U.S. Rep. Jared Polis, a Democrat running for governor, raised more than $274,000 in his first fundraising period, largely fueled by his own contributions.
In the 18-day reporting period since Polis launched his campaign in June, he reported more than 450 individual contributions, with nearly 85 percent coming from Coloradans.
But much of the money – about $255,000 – came from individual monetary and non-monetary contributions from Polis to his own campaign. A 42-year-old millionaire, Polis made much of his money as an early online florist.
The campaign explained that Polis is voluntarily not accepting any Political Action Committee contributions and capping individual contributions at $100.
“Jared believes all Coloradans have an equal stake in our state’s future and together we can build a people-powered campaign,” read a statement from the Polis campaign upon filing his first campaign finance report.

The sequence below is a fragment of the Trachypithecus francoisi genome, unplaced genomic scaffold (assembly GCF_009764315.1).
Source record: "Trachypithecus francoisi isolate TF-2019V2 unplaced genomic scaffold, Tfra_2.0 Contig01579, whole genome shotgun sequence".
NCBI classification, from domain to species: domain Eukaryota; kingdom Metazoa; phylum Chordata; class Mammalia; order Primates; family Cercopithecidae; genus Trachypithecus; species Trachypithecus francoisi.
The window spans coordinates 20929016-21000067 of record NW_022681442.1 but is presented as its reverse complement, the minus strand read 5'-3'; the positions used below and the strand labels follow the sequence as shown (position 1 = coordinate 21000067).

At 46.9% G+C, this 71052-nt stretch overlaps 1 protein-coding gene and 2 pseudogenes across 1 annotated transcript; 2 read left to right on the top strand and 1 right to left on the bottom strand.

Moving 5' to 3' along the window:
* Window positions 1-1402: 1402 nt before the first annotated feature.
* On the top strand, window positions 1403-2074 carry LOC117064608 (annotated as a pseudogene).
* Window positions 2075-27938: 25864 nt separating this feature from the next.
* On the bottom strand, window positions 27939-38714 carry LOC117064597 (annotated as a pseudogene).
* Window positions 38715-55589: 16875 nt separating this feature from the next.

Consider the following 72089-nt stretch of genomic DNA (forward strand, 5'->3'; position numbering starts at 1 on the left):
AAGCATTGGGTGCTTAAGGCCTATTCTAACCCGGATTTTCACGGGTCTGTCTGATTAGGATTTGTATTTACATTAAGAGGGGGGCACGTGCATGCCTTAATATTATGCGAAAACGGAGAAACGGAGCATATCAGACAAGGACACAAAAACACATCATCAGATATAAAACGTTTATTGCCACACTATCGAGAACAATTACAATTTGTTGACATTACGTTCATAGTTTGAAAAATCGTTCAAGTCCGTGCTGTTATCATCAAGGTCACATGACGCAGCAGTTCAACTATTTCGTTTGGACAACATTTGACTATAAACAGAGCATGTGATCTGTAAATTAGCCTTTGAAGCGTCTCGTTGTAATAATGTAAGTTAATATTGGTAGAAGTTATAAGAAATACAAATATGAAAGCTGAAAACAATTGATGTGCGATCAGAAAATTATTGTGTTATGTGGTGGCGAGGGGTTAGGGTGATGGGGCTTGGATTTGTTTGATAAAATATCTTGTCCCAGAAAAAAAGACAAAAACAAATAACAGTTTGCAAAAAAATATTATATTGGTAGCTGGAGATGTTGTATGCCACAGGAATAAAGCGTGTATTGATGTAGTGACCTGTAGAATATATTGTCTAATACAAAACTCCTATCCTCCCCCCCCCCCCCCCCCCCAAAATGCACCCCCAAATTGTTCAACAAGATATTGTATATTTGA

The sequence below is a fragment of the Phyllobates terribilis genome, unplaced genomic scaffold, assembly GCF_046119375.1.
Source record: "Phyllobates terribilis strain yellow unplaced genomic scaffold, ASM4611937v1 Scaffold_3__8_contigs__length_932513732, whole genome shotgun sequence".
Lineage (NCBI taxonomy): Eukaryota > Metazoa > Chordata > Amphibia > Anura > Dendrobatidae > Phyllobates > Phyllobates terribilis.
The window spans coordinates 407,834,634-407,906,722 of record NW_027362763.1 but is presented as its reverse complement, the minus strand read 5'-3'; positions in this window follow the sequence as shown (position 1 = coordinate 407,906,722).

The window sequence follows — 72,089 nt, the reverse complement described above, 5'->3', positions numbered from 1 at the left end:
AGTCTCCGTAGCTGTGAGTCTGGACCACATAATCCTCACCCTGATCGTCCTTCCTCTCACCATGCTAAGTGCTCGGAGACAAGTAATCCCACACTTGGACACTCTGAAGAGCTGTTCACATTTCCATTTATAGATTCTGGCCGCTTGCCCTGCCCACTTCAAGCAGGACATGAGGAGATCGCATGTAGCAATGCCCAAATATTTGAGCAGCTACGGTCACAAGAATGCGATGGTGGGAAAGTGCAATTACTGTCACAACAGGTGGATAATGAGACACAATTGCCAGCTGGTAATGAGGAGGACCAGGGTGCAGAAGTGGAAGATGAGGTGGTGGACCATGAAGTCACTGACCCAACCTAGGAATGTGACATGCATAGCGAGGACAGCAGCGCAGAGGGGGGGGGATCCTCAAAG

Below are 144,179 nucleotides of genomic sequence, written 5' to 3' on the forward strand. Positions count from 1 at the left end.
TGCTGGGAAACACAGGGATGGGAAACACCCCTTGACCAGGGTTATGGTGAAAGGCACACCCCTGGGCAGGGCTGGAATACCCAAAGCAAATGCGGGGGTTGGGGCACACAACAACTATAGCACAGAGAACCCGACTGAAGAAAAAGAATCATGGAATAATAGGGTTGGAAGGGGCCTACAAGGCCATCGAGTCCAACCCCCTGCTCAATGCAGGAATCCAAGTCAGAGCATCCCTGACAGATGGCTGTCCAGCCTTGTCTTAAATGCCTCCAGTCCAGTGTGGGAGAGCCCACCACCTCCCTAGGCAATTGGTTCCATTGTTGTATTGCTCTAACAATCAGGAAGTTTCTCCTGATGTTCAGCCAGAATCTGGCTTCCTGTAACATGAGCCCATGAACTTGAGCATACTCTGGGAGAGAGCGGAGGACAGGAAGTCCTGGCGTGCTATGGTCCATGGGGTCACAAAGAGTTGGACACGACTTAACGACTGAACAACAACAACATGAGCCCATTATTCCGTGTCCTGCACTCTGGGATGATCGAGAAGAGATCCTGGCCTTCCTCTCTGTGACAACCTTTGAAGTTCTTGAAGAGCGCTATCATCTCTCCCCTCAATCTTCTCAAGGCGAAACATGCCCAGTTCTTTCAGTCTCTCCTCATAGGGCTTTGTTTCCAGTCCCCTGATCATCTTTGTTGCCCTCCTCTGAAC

Polis is one of several Democrats running in a crowded primary field to replace Democratic Gov. John Hickenlooper, who is term limited after next year.
The race was shaken up last week when U.S. Rep. Ed Perlmutter of Arvada announced that he would no longer seek the governor’s office. Perlmutter’s departure leaves Polis in the race along with former state Treasurer Cary Kennedy, Denver civics leader Noel Ginsburg, and former state Sen. Mike Johnston.
Johnston on Monday reported raising more than $300,000 in his second fundraising period. He has close to $1 million in fundraising to boast. Ginsburg filed a report for just under $93,000 in contributions in his second fundraising period. Kennedy filed for $343,000 in her first fundraising period.
It’s possible that the Democratic field for governor could grow, with Lt. Gov. Donna Lynne rumored as a candidate.
The Republican field for governor includes District Attorney George Brauchler, entrepreneur and former state Rep. Victor Mitchell, and investment banker Doug Robinson, who also happens to be Mitt Romney’s nephew.
The Republican field for governor is expected to grow with state Treasurer Walker Stapleton. Attorney General Cynthia Coffman is also seriously considering a run.